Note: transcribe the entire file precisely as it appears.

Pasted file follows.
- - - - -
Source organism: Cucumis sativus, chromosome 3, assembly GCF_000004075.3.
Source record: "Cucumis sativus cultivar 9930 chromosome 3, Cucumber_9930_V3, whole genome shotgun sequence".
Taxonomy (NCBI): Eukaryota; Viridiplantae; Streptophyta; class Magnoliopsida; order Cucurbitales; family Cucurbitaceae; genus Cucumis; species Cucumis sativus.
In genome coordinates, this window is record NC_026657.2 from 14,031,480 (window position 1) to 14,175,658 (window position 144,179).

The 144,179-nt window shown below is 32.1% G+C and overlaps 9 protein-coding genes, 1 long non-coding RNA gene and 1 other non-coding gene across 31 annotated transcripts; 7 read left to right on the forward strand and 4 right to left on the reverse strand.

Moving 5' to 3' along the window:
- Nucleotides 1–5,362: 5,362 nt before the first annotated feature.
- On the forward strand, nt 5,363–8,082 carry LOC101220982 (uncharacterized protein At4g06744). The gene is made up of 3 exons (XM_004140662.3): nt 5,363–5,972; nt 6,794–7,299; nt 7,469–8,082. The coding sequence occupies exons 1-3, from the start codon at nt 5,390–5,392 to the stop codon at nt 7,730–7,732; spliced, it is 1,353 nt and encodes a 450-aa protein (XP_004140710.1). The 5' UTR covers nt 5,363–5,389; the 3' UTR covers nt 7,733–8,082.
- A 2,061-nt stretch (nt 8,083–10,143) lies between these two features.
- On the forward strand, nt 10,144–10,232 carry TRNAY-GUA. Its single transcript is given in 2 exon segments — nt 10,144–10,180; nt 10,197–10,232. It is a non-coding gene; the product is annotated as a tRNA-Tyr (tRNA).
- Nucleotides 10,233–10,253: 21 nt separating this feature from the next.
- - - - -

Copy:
Source organism: Cucumis sativus, chromosome 3, assembly GCF_000004075.3.
Source record: "Cucumis sativus cultivar 9930 chromosome 3, Cucumber_9930_V3, whole genome shotgun sequence".
Taxonomy (NCBI): Eukaryota; Viridiplantae; Streptophyta; class Magnoliopsida; order Cucurbitales; family Cucurbitaceae; genus Cucumis; species Cucumis sativus.
In genome coordinates, this window is record NC_026657.2 from 14,031,480 (window position 1) to 14,175,658 (window position 144,179).

The 144,179-nt window shown below is 32.1% G+C and overlaps 9 protein-coding genes, 1 long non-coding RNA gene and 1 other non-coding gene across 31 annotated transcripts; 7 read left to right on the forward strand and 4 right to left on the reverse strand.

Moving 5' to 3' along the window:
- Nucleotides 1–5,362: 5,362 nt before the first annotated feature.
- On the forward strand, nt 5,363–8,082 carry LOC101220982 (uncharacterized protein At4g06744). The gene is made up of 3 exons (XM_004140662.3): nt 5,363–5,972; nt 6,794–7,299; nt 7,469–8,082. The coding sequence occupies exons 1-3, from the start codon at nt 5,390–5,392 to the stop codon at nt 7,730–7,732; spliced, it is 1,353 nt and encodes a 450-aa protein (XP_004140710.1). The 5' UTR covers nt 5,363–5,389; the 3' UTR covers nt 7,733–8,082.
- A 2,061-nt stretch (nt 8,083–10,143) lies between these two features.
- On the forward strand, nt 10,144–10,232 carry TRNAY-GUA. Its single transcript is given in 2 exon segments — nt 10,144–10,180; nt 10,197–10,232. It is a non-coding gene; the product is annotated as a tRNA-Tyr (tRNA).
- Nucleotides 10,233–10,253: 21 nt separating this feature from the next.